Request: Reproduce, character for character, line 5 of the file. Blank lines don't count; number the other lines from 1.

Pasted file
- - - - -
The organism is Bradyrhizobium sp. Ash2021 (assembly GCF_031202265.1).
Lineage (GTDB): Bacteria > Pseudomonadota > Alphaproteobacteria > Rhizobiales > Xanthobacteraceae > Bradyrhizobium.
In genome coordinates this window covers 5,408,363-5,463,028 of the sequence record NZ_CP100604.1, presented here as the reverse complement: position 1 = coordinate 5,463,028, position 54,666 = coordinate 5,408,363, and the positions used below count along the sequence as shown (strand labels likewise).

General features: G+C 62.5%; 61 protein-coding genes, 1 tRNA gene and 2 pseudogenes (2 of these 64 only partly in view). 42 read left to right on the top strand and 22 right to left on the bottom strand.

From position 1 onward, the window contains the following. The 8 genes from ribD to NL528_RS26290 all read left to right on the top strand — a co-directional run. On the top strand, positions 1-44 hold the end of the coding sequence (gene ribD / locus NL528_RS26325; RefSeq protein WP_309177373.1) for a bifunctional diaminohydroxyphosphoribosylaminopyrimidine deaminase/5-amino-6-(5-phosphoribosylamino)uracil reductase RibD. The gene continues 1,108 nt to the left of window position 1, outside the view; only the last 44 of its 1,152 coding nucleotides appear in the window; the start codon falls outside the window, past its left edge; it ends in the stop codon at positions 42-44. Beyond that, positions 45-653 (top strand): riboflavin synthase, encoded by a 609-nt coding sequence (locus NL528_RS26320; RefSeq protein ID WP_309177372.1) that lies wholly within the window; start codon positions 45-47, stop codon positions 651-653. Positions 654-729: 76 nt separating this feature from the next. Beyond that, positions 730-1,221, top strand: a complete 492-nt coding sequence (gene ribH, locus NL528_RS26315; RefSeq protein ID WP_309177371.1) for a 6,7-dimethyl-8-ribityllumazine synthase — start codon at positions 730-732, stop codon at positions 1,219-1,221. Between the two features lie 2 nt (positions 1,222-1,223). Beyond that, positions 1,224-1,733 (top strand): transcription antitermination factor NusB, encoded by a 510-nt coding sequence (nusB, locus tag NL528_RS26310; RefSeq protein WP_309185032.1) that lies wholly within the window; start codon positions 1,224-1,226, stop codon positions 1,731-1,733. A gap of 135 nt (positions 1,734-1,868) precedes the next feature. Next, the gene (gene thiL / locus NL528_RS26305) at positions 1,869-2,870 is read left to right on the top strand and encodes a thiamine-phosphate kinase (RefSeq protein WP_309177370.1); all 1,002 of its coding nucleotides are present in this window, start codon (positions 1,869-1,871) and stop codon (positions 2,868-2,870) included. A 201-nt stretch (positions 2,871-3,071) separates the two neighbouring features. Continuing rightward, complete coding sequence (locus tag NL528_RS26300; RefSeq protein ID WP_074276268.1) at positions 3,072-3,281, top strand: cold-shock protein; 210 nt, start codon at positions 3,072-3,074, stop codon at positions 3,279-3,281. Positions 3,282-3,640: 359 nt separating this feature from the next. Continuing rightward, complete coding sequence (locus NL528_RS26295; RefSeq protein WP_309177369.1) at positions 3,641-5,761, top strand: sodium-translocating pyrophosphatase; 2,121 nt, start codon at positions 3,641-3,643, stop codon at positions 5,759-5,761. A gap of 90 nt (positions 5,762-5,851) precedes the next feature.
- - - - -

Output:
From position 1 onward, the window contains the following. The 8 genes from ribD to NL528_RS26290 all read left to right on the top strand — a co-directional run. On the top strand, positions 1-44 hold the end of the coding sequence (gene ribD / locus NL528_RS26325; RefSeq protein WP_309177373.1) for a bifunctional diaminohydroxyphosphoribosylaminopyrimidine deaminase/5-amino-6-(5-phosphoribosylamino)uracil reductase RibD. The gene continues 1,108 nt to the left of window position 1, outside the view; only the last 44 of its 1,152 coding nucleotides appear in the window; the start codon falls outside the window, past its left edge; it ends in the stop codon at positions 42-44. Beyond that, positions 45-653 (top strand): riboflavin synthase, encoded by a 609-nt coding sequence (locus NL528_RS26320; RefSeq protein ID WP_309177372.1) that lies wholly within the window; start codon positions 45-47, stop codon positions 651-653. Positions 654-729: 76 nt separating this feature from the next. Beyond that, positions 730-1,221, top strand: a complete 492-nt coding sequence (gene ribH, locus NL528_RS26315; RefSeq protein ID WP_309177371.1) for a 6,7-dimethyl-8-ribityllumazine synthase — start codon at positions 730-732, stop codon at positions 1,219-1,221. Between the two features lie 2 nt (positions 1,222-1,223). Beyond that, positions 1,224-1,733 (top strand): transcription antitermination factor NusB, encoded by a 510-nt coding sequence (nusB, locus tag NL528_RS26310; RefSeq protein WP_309185032.1) that lies wholly within the window; start codon positions 1,224-1,226, stop codon positions 1,731-1,733. A gap of 135 nt (positions 1,734-1,868) precedes the next feature. Next, the gene (gene thiL / locus NL528_RS26305) at positions 1,869-2,870 is read left to right on the top strand and encodes a thiamine-phosphate kinase (RefSeq protein WP_309177370.1); all 1,002 of its coding nucleotides are present in this window, start codon (positions 1,869-1,871) and stop codon (positions 2,868-2,870) included. A 201-nt stretch (positions 2,871-3,071) separates the two neighbouring features. Continuing rightward, complete coding sequence (locus tag NL528_RS26300; RefSeq protein ID WP_074276268.1) at positions 3,072-3,281, top strand: cold-shock protein; 210 nt, start codon at positions 3,072-3,074, stop codon at positions 3,279-3,281. Positions 3,282-3,640: 359 nt separating this feature from the next. Continuing rightward, complete coding sequence (locus NL528_RS26295; RefSeq protein WP_309177369.1) at positions 3,641-5,761, top strand: sodium-translocating pyrophosphatase; 2,121 nt, start codon at positions 3,641-3,643, stop codon at positions 5,759-5,761. A gap of 90 nt (positions 5,762-5,851) precedes the next feature.